We love digital
Call 0845 485 1219
We love digital - Call and say hello - Mon - Fri, 9am - 5pm
Sometimes web developers are unable to create a thank you or confirmation page for a form submission, this leaves you unable to easily track how many forms have been completed, as goals in Google Analytics require a URL. However, there is a nice and easy way round this. It just takes a small amount of code and you can create a pretend URL to load when the submit button is pressed.
New functionality in Google Analytics includes the ability to track social interactions on your site and easily see data for this in the Analytics interface. The Google ‘+1′ button is automatically tracked and buttons such as ‘Tweet this’, ‘Follow us’ and ‘Like’ can be tracked alongside this by implementing some code on your site.
This functionality is only visible in the new version of Google Analytics, which is now available to everyone, so I’d recommend having a look around and getting used to this interface as it has so much extra functionality. It also only works with the latest version of tracking code, known as the asynchronous code, this is the one that goes before the </head> tag.
In another update by Google this week, they have surreptitiously changed the way that traffic from image search is reported. Part way through the month, with no explanation or warning, visits to your site from Google Images are now being reported under the medium of Search Engines, when before they were classed as Referrals.
This update is likely to affect your reporting if you have a number of visits from image searches, so you will need to take this into account when looking at your recent data and making any comparisons.
There is a fundamental difference in the way that Google Analytics and AdWords report traffic mediums and which mediums lead to conversions; one of reasons why the numbers will always vary. Read More
While using any analytics software for your website it is very important to make sure you are tracking how people convert on your site, otherwise you can never get the full picture and understand how successful your site is.
In addition to E-commerce tracking for online shops, Google Analytics offers goal tracking to enable you to track several things that could be seen as conversions. Including visits to a URL, Time on Site, Pages per Visit and now Events. This post will take you through the basics of setting these up and explain how they can be useful to you.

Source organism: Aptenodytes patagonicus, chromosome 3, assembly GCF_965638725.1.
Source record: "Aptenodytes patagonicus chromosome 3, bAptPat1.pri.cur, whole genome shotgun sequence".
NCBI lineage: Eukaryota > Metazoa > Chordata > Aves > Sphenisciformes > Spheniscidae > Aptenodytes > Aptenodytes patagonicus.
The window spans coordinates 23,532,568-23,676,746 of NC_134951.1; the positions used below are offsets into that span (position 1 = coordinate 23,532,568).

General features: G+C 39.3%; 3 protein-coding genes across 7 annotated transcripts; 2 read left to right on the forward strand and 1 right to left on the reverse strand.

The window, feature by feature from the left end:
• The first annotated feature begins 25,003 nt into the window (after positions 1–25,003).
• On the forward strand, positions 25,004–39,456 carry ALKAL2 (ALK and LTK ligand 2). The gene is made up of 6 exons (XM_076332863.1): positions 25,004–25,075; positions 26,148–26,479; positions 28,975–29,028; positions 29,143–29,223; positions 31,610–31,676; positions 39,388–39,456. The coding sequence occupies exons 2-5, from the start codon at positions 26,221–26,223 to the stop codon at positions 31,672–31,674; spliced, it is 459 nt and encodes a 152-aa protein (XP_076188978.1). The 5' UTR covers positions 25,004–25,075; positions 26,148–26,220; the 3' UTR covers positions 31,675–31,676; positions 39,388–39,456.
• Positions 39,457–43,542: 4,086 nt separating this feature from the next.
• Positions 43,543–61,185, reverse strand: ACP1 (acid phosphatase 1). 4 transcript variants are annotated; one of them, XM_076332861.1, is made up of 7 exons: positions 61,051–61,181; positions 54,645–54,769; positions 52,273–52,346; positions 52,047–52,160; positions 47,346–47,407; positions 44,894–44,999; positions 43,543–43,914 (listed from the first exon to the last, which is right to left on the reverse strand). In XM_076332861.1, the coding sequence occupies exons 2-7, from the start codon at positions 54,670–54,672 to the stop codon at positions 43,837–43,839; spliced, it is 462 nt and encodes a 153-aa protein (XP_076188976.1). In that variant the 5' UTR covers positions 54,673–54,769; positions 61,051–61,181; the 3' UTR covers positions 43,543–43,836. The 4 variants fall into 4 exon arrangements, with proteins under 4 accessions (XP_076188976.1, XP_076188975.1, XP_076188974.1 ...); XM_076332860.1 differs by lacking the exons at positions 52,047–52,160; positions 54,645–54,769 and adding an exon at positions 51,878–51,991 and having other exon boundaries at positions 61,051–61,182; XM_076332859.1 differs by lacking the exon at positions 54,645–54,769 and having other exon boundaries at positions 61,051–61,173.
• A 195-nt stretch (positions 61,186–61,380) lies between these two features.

When looking at the Traffic Report in Google Analytics once an email campaign has been sent it can be hard to get a good understanding of how much traffic came to the site and how these visitors interacted and converted.
Unfortunately, Google can’t track this automatically for you as there are so many email providers but luckily it’s nice and easy to implement tracking yourself so that you can see exactly how many visits were generated from each email campaign and how these visitors interacted with your site.
This blog post and video will take you through different methods that you can use to monitor interaction with your brand through Google Analytics – a topic suggested to us by Lauren Hall-Stigerts at SEOMoz. It’s very important to monitor your brand online, a topic that Sam has explained in this blog post and reviewed brand monitoring tools in her video.
Google Analytics have a nifty little feature called Advanced Segments that, simply put, allows you to group your data based on a wide variety of factors. By grouping the data you can analyse different segments more closely.
This post is going to take us through the kinds of segments you can use and how to get the most out of the advanced segments. There is so much scope with advanced segments that if you haven’t used them before you will hopefully be brimming with ideas by the time you’ve read this post.
Hi, I’m Anna, and I’m a search specialist at Koozai. I’m here to talk to you about bounce rate. What it is, why you need to know about it, and what you can do to improve it. This video is going to be beneficial for anybody involved in the website, including web developers, SEO, PPC, email marketing, copywriting, and conversion rate optimization.
Advanced Segments have so much more to give you in Google Analytics, if you’ve never used them you really should try to make the effort to do so. But before you can start playing around with and making the most of the advantages of using different Advanced Segments, you’re going to need to know how to implement them.
Luckily this is nice and simple and in addition to this basic guide, I have also written posts on using Advanced Segments to track social media, track mobile visits and check visitors can view your site and will also be outlining some examples to improve your website analysis in a future blog post.